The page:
SOURCE / ECONOMY
Shenzhen becomes a tech powerhouse
City has access to talent, funds, and supply chains
Published: Aug 27, 2020 06:59 PM

Children play with a robot dog in Shenzhen, South China's Guangdong Province in August 2020. Photo: GT/Li Hao



It's lunchtime on Yue Hai Street in Shenzhen's Nanshan district, home to a number of big-name Chinese tech giants including Tencent, ZTE, DJI and Skyworth Group, as restaurants and coffee shops on Thursday were crowded and buzzing with tech employees, who sit around in groups, still debating the latest ideas and digital gadgets as they enjoyed their food.

But a discussion on international relations caught everyone's attention in one restaurant and was gathering pace. 

"How should Chinese tech companies prepare for overseas expansion?"

"How should they launch litigations in foreign markets?" 

The questions are coming one after another, and as the atmosphere grows more intense, it becomes clear the discussion won't end until it's time for everyone to return to work.

"We're now talking about broader issues," a spokesperson from Shenzhen-based drone-maker DJI surnamed Xie told the Global Times from a coffee shop on the street: "That's unlike before, where we just focused on the technology, and nothing else." 

Xie notes that the trend emerged amidst the US' non-stop assault on Chinese tech firms, which has made virtually everyone on the street obsessed with legal issues and international politics.

Outside the coffee shop window, change is taking place all around - and not just as China's innovation hub transitions from day to night, but in the conversations, adaptations is being undertaken by tech companies in terms of sourcing and overseas plans.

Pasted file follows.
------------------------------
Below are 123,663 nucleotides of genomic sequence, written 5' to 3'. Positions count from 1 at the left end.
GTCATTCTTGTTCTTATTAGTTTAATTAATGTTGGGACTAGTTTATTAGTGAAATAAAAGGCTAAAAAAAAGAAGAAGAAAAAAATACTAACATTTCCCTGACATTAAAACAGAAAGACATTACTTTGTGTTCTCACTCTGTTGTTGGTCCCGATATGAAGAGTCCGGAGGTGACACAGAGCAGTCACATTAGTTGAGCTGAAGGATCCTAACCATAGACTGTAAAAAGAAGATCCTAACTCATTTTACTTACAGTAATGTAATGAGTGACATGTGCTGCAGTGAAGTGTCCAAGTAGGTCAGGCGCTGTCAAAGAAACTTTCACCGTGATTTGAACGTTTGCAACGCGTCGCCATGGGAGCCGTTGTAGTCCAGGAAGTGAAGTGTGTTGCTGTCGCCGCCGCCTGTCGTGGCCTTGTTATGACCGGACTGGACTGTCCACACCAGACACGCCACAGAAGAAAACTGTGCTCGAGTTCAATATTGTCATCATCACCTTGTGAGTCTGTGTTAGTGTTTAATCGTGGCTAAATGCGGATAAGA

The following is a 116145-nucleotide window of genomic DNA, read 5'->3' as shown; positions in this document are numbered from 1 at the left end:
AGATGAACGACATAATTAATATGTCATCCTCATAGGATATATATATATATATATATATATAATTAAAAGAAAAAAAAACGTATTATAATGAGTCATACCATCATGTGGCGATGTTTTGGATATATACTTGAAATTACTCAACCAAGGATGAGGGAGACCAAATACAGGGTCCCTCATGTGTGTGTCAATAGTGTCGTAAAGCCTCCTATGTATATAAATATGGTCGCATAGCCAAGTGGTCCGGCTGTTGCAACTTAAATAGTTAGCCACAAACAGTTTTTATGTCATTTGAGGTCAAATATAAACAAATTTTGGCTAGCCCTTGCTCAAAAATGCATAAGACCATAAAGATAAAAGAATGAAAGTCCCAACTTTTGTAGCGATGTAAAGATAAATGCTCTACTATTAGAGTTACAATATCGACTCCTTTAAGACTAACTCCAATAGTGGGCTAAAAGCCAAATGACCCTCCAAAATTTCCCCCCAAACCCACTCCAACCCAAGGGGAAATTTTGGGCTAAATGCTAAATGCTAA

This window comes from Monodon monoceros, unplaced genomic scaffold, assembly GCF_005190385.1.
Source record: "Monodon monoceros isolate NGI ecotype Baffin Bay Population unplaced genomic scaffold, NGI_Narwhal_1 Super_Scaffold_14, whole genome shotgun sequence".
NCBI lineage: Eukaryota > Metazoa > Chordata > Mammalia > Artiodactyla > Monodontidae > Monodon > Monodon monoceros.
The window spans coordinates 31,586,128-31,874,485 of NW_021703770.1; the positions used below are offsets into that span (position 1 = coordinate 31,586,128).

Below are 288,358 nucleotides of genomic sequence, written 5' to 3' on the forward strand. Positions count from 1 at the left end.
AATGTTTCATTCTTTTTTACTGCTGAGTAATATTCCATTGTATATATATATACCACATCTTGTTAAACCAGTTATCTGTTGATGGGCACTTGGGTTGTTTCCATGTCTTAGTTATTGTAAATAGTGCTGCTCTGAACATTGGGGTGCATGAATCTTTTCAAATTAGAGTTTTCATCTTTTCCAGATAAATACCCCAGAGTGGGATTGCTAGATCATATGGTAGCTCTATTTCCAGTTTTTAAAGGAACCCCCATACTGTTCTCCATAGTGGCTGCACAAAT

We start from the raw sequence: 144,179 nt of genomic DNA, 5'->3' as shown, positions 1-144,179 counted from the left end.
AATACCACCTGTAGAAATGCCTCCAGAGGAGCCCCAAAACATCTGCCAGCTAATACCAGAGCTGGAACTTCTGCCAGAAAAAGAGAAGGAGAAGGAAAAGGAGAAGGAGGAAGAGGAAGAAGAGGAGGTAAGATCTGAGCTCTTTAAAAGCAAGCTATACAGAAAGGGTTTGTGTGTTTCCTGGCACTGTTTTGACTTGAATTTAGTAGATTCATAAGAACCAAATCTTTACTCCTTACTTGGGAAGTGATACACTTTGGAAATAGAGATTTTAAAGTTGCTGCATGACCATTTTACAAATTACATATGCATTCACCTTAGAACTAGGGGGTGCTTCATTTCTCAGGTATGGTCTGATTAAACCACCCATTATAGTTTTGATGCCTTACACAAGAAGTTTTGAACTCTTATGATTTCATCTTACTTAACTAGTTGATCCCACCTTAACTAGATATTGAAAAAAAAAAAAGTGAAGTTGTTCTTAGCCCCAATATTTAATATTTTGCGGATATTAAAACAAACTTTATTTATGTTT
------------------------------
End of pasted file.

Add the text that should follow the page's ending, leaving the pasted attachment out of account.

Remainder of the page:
On Thursday, one executive of a local TV-company told the Global Times on condition of anonymity that the firm had voluntarily frozen its business in the US over "geopolitical concerns." The company has also begun sourcing chips from South Korean and Japanese suppliers instead of from the US after Washington's selfish move to curb China's tech rise.

"We've endured many hardships in our years of development, and this time is no exception," the executive said. "Our confidence lies in how swiftly we are able to respond and in staying flexible." 

A spokesperson from Shenzhen-based biotech giant BGI Group told the Global Times that the company has managed to "usher in dawn" after walking through darkness for a long time. 

"In 2015, BGI released China's first homegrown key sequencing devices after years of research and development, shrugging of the monopoly of some foreign suppliers: a key turning point after which China's sequencing industry started to take off," the spokesperson said. 

Being adaptable is just one of the foundations underpinning Shenzhen's rapid climb from being the world's low-end manufacturing factory to China's "Silicon Valley." 

Shenzhen's special economic zone is embracing its 40th birthday this week. The city's innovations have only grown over time. It is now home to 14,400 national-level high-tech companies, with an industrial output valued at 2.6 trillion yuan ($378 billion). 

Shenzhen. Photo: VCG

Years of striving pay off